Svastra / Sunflower Bee
Common Name: Sunflower Bee
Svastra are generally distinguished by a dense covering of light gold colored hair on the head and thorax. They have conspicuous thick bands of pale hair on their abdomens, alternating with bands of dark hair and/or integument. Both males and females have obviously hairy hind legs, with the females also having extremely pronounced scopae covering the lower portion of their hind legs. The males have unusually long antennae.
The female carries pollen in a brush of specialized hairs, called a scope, on each hind leg. These scopae are so heavy on Svastra that when they are loaded with pollen, they resemble leg warmers. Svastra are closely related to the genus Melissodes (long-horned bees), which are also distinguished by prodigious scopae on the females and long antennae on the males.
Svastra species include both generalists and specialists, with many of the specialists being associated with sunflowers; hence the common name, sunflower bee. Several species of Svastra are specialists of plants in the evening primrose family, and yet another is a specialist of cactus.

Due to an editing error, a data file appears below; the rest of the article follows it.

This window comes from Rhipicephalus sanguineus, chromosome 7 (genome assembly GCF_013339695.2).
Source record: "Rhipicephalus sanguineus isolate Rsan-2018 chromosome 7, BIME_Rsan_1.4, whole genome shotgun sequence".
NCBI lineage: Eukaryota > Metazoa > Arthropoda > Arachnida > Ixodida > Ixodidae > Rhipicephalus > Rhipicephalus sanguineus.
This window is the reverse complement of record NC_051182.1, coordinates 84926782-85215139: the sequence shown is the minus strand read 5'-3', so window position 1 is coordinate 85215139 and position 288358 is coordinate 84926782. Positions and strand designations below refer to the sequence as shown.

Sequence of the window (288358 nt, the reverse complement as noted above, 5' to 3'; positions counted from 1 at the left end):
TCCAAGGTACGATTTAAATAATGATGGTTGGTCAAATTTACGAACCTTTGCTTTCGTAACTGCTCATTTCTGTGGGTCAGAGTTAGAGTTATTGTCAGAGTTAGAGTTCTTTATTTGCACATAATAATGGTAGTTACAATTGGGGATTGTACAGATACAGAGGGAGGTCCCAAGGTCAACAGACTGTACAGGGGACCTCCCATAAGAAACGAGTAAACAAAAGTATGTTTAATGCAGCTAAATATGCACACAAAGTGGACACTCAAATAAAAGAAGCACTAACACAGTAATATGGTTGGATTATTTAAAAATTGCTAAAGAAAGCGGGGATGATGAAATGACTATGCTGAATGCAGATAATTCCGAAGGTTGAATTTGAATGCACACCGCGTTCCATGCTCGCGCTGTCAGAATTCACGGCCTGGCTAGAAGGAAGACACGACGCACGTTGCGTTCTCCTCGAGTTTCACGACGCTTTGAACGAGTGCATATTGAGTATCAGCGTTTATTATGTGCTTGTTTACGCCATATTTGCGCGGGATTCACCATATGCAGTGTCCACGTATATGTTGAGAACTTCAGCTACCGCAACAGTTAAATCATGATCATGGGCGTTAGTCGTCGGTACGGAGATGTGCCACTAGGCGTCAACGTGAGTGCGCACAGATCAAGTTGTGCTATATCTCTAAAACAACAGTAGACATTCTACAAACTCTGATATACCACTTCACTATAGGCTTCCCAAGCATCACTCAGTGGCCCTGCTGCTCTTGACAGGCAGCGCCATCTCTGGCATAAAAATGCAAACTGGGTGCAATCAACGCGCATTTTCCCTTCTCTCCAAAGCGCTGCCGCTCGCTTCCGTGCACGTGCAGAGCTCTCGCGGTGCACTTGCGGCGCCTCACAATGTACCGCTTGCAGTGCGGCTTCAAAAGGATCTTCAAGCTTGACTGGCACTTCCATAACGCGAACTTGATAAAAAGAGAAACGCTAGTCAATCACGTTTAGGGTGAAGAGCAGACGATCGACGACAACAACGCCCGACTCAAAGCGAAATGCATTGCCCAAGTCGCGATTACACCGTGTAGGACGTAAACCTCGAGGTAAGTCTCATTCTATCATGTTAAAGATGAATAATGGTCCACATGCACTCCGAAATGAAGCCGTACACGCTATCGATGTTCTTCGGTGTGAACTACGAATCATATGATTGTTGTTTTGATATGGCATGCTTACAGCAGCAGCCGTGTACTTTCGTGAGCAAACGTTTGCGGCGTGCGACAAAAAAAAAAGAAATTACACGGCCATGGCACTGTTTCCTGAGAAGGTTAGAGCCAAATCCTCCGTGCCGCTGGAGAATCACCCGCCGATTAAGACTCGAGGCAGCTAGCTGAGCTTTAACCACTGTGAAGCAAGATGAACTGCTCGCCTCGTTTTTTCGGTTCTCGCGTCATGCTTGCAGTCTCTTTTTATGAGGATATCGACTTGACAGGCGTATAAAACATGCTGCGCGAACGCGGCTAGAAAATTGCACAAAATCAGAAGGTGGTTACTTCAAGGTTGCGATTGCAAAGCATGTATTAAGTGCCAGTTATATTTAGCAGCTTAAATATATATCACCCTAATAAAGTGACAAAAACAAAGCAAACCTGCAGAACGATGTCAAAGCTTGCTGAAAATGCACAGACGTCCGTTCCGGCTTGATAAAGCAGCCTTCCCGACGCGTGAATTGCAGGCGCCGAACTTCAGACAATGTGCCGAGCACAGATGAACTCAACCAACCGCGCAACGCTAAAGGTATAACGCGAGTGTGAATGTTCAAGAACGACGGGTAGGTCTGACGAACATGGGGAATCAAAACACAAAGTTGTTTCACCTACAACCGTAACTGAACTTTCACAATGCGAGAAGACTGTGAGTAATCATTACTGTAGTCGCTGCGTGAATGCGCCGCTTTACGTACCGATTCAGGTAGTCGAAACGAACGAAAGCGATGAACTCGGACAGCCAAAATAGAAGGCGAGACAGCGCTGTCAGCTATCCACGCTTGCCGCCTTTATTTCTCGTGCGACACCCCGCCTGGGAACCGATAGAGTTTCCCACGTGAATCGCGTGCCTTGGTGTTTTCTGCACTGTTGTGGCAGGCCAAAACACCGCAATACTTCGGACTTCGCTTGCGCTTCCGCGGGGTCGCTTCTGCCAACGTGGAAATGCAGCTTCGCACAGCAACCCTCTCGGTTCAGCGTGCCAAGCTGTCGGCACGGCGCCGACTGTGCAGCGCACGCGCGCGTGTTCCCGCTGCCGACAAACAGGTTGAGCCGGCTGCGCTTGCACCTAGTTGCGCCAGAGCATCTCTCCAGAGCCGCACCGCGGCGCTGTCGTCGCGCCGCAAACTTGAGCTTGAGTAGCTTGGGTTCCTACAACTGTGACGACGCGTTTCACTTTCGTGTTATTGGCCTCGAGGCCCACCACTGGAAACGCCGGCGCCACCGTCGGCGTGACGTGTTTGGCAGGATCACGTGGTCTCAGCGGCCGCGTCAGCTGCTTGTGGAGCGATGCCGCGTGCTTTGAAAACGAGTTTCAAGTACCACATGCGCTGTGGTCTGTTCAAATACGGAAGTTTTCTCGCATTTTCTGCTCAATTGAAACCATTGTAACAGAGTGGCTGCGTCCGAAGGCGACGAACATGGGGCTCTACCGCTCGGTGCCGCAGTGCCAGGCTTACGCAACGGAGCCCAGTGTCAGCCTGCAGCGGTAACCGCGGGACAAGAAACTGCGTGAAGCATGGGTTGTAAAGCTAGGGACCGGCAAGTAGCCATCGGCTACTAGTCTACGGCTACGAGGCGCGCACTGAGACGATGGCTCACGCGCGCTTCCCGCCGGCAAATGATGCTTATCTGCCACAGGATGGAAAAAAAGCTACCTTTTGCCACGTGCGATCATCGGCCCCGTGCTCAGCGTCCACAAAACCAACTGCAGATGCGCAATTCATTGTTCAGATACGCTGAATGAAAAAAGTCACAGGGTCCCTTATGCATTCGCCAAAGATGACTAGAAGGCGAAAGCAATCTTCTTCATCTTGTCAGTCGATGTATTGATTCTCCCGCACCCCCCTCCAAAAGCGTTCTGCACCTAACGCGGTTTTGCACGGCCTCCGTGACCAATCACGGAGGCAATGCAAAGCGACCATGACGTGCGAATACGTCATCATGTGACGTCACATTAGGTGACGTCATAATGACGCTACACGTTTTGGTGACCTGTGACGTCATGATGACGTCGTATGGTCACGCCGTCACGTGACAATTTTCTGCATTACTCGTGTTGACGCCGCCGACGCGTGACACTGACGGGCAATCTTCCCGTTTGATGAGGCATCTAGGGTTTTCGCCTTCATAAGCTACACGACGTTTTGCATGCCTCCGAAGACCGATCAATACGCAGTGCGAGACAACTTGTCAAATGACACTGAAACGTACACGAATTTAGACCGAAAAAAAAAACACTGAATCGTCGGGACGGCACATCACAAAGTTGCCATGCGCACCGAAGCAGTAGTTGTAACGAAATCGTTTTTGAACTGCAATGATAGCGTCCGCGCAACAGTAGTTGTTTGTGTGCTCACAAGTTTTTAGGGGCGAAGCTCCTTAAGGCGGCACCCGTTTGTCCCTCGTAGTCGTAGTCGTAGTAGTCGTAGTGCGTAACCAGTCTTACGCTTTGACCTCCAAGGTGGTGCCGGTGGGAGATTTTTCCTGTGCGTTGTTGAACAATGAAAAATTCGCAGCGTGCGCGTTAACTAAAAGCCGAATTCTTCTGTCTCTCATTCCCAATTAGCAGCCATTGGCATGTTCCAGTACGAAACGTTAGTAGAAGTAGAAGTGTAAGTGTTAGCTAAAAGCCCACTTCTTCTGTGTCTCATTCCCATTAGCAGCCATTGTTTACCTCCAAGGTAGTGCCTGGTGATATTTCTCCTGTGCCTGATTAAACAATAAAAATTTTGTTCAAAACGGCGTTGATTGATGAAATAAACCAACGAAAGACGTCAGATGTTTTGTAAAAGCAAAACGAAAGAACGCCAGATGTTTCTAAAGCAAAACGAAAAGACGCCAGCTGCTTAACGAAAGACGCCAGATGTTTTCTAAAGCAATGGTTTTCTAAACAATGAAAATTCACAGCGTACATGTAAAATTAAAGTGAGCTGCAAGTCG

Size: Medium sized, robust bee, 1/2 to 3/4 inch in length.
Svastra is found coast to coast and widely distributed throughout most parts of the United States. This genus is restricted to the Americas, with the greatest abundance and number of species occurring in North America.
Number of species in North America
Nine, most of which are restricted to the United States. Only one species is found in Canada.
Svastra species are mostly solitary ground-nesting bees. Females of some species create their nests close to each other, sometimes even sharing a tunnel nest entrance. Even in these communal situations, however, each female creates and provisions her own brood cells, which she lines with a waxy substance.
Pollinated Garden Crops Include